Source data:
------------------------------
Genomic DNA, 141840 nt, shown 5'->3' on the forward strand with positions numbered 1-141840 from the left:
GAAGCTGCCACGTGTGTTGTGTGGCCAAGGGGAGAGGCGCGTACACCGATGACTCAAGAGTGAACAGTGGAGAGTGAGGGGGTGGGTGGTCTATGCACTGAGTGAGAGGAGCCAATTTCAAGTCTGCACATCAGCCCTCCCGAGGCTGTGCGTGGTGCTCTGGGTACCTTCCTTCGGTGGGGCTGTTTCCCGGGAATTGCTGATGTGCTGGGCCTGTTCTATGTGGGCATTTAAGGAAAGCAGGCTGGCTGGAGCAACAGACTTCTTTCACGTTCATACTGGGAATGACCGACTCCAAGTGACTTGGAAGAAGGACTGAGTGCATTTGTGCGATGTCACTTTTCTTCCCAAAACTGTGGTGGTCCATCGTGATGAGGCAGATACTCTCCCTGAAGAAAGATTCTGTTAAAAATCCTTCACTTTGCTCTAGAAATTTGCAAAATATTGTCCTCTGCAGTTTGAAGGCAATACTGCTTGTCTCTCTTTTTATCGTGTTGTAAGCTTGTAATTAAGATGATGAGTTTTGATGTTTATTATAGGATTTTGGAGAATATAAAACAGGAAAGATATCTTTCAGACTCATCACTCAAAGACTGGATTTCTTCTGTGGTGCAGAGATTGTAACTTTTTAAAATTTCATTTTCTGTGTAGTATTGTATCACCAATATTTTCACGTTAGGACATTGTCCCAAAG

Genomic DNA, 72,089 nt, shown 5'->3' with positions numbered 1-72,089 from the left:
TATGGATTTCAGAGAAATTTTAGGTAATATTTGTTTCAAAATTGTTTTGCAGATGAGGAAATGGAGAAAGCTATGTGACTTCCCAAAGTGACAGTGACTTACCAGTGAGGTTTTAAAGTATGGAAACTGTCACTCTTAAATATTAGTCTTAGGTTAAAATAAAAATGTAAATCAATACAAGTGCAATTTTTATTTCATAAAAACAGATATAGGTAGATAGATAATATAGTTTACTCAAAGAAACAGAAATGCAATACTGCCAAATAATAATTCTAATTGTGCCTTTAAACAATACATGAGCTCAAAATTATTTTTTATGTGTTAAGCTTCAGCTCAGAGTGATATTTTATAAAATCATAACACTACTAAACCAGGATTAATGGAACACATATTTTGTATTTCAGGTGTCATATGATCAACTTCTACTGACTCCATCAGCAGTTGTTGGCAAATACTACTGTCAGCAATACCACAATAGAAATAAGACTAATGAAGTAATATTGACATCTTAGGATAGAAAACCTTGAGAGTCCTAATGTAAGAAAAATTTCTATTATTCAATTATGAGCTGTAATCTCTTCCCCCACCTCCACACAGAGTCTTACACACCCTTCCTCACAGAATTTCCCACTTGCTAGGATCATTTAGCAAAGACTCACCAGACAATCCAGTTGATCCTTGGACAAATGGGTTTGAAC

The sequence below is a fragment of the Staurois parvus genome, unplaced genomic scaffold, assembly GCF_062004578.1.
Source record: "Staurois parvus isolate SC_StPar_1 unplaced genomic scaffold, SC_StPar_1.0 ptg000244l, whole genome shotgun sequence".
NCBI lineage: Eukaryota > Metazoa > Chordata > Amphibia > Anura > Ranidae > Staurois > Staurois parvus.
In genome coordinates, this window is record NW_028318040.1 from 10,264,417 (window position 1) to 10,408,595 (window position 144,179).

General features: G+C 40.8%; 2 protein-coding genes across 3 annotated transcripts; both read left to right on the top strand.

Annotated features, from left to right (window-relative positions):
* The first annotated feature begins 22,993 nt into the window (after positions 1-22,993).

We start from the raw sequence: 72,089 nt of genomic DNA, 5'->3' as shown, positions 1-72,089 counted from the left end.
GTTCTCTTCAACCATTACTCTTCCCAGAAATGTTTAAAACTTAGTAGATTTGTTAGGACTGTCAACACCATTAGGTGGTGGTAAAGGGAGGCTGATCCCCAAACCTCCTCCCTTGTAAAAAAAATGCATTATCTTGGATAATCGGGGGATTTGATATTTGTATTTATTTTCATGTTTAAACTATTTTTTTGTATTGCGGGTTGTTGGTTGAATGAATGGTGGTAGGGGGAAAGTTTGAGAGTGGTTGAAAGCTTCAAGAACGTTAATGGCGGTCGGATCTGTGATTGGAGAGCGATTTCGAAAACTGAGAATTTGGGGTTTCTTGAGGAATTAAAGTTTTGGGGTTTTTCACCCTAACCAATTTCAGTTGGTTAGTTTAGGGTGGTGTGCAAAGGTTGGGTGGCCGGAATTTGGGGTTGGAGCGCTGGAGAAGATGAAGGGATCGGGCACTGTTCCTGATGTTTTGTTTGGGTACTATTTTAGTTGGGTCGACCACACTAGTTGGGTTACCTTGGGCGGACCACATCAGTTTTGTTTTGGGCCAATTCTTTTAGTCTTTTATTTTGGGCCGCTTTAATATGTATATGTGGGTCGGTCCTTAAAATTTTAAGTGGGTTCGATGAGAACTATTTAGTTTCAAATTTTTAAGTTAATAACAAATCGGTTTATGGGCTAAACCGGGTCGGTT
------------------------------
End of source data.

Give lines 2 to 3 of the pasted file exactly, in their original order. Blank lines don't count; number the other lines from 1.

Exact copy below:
GAAGCTGCCACGTGTGTTGTGTGGCCAAGGGGAGAGGCGCGTACACCGATGACTCAAGAGTGAACAGTGGAGAGTGAGGGGGTGGGTGGTCTATGCACTGAGTGAGAGGAGCCAATTTCAAGTCTGCACATCAGCCCTCCCGAGGCTGTGCGTGGTGCTCTGGGTACCTTCCTTCGGTGGGGCTGTTTCCCGGGAATTGCTGATGTGCTGGGCCTGTTCTATGTGGGCATTTAAGGAAAGCAGGCTGGCTGGAGCAACAGACTTCTTTCACGTTCATACTGGGAATGACCGACTCCAAGTGACTTGGAAGAAGGACTGAGTGCATTTGTGCGATGTCACTTTTCTTCCCAAAACTGTGGTGGTCCATCGTGATGAGGCAGATACTCTCCCTGAAGAAAGATTCTGTTAAAAATCCTTCACTTTGCTCTAGAAATTTGCAAAATATTGTCCTCTGCAGTTTGAAGGCAATACTGCTTGTCTCTCTTTTTATCGTGTTGTAAGCTTGTAATTAAGATGATGAGTTTTGATGTTTATTATAGGATTTTGGAGAATATAAAACAGGAAAGATATCTTTCAGACTCATCACTCAAAGACTGGATTTCTTCTGTGGTGCAGAGATTGTAACTTTTTAAAATTTCATTTTCTGTGTAGTATTGTATCACCAATATTTTCACGTTAGGACATTGTCCCAAAG

Genomic DNA, 72,089 nt, shown 5'->3' with positions numbered 1-72,089 from the left: